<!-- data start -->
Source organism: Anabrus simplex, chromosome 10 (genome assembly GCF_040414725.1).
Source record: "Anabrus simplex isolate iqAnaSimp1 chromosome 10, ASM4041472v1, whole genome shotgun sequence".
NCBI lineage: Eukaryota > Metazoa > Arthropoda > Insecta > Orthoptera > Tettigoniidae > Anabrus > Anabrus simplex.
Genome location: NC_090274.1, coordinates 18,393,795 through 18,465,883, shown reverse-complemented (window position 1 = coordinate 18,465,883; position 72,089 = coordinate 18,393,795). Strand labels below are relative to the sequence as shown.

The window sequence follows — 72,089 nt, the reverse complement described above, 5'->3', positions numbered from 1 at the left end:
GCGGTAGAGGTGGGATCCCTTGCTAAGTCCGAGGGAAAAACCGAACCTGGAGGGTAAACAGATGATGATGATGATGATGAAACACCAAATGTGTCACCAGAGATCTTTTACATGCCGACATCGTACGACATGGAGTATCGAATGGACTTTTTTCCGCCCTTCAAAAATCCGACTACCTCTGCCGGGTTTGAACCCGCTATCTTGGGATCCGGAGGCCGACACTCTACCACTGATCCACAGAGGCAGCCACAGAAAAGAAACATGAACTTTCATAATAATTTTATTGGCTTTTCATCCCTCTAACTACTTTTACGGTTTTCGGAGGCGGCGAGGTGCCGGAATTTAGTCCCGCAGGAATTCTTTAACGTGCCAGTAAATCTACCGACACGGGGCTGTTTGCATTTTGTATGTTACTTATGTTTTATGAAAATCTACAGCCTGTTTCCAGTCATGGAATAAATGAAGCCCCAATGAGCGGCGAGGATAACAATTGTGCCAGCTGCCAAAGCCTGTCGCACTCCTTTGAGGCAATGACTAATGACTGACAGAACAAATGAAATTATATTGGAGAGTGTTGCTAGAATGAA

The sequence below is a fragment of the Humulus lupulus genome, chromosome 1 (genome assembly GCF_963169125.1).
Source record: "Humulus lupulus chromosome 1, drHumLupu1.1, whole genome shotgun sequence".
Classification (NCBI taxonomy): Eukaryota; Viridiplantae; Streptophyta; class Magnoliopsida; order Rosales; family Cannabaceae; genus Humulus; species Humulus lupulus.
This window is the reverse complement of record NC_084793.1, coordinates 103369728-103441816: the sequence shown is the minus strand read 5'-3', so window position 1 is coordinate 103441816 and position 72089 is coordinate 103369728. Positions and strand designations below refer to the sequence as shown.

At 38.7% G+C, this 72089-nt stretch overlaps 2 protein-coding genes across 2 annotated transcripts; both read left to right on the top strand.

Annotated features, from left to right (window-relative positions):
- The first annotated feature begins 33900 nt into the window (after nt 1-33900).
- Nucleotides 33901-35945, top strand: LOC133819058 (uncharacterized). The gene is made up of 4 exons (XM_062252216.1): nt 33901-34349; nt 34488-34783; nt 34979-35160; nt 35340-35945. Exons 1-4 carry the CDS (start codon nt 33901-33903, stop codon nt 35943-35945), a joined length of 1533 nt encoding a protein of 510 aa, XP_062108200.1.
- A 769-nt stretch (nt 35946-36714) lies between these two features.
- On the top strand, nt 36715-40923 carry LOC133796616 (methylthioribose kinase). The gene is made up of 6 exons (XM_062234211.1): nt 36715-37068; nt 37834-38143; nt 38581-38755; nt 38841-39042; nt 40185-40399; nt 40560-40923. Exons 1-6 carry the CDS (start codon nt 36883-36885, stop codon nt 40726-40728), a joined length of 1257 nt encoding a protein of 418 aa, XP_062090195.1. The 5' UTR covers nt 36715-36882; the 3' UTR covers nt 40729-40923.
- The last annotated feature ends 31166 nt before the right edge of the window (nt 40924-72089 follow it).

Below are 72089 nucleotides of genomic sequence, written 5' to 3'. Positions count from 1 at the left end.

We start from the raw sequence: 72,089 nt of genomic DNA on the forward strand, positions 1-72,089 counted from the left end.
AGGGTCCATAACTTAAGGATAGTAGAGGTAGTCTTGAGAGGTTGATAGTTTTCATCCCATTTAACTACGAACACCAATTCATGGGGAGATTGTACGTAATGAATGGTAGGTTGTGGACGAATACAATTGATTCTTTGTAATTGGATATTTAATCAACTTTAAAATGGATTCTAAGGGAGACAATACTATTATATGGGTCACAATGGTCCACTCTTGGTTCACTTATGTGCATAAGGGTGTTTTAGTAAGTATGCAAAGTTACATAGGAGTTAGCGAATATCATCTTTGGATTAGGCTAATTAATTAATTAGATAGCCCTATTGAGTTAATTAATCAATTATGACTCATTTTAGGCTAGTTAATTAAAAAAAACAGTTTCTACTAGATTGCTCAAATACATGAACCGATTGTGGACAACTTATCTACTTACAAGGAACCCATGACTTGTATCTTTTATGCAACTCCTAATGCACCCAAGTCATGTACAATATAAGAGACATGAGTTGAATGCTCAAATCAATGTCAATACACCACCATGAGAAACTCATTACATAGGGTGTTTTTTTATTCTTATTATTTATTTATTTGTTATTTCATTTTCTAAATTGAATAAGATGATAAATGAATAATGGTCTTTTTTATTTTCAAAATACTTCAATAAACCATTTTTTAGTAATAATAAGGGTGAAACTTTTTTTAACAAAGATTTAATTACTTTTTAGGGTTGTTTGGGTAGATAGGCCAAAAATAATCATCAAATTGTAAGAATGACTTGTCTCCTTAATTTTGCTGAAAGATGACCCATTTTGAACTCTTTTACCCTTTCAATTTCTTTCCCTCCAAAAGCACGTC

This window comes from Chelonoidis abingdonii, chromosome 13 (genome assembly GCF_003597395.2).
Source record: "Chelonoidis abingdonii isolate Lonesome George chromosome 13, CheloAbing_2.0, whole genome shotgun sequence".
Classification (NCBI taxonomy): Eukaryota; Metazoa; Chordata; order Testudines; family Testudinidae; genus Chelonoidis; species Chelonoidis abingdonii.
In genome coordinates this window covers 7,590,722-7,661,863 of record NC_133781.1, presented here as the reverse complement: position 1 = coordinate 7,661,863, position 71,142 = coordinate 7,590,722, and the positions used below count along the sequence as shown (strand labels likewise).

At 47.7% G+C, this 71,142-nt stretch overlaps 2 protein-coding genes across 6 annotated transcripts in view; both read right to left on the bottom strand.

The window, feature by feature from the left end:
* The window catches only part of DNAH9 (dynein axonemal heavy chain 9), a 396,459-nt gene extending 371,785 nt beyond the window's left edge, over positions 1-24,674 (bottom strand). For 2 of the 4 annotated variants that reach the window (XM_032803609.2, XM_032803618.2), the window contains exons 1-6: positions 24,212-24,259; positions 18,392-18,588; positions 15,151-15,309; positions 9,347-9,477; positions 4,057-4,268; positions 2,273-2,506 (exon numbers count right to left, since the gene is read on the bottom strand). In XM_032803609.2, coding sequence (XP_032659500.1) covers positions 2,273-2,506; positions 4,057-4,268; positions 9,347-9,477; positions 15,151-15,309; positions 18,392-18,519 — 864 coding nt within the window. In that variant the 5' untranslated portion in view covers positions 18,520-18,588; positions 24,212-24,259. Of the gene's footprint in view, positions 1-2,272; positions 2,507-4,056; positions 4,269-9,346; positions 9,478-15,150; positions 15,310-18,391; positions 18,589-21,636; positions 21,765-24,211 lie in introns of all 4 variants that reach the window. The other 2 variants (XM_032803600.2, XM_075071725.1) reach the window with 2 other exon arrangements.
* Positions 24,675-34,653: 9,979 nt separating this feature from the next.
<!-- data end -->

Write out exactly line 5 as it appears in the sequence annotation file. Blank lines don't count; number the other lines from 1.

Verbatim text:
The window sequence follows — 72,089 nt, the reverse complement described above, 5'->3', positions numbered from 1 at the left end: